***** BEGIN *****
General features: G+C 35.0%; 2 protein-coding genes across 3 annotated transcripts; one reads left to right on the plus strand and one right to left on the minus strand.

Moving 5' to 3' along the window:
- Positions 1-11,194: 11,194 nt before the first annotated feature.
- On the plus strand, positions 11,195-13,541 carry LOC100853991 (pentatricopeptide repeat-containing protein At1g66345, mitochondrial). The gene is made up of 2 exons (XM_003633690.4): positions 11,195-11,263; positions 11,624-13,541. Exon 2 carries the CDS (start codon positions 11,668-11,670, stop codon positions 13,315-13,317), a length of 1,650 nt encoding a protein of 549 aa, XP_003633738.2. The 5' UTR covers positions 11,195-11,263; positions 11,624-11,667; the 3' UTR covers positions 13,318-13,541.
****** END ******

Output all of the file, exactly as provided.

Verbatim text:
General features: G+C 35.0%; 2 protein-coding genes across 3 annotated transcripts; one reads left to right on the plus strand and one right to left on the minus strand.

Moving 5' to 3' along the window:
- Positions 1-11,194: 11,194 nt before the first annotated feature.
- On the plus strand, positions 11,195-13,541 carry LOC100853991 (pentatricopeptide repeat-containing protein At1g66345, mitochondrial). The gene is made up of 2 exons (XM_003633690.4): positions 11,195-11,263; positions 11,624-13,541. Exon 2 carries the CDS (start codon positions 11,668-11,670, stop codon positions 13,315-13,317), a length of 1,650 nt encoding a protein of 549 aa, XP_003633738.2. The 5' UTR covers positions 11,195-11,263; positions 11,624-11,667; the 3' UTR covers positions 13,318-13,541.